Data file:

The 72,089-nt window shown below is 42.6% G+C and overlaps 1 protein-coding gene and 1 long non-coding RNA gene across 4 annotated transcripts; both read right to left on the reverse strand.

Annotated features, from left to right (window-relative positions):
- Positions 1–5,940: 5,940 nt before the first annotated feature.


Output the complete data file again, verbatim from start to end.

The 72,089-nt window shown below is 42.6% G+C and overlaps 1 protein-coding gene and 1 long non-coding RNA gene across 4 annotated transcripts; both read right to left on the reverse strand.

Annotated features, from left to right (window-relative positions):
- Positions 1–5,940: 5,940 nt before the first annotated feature.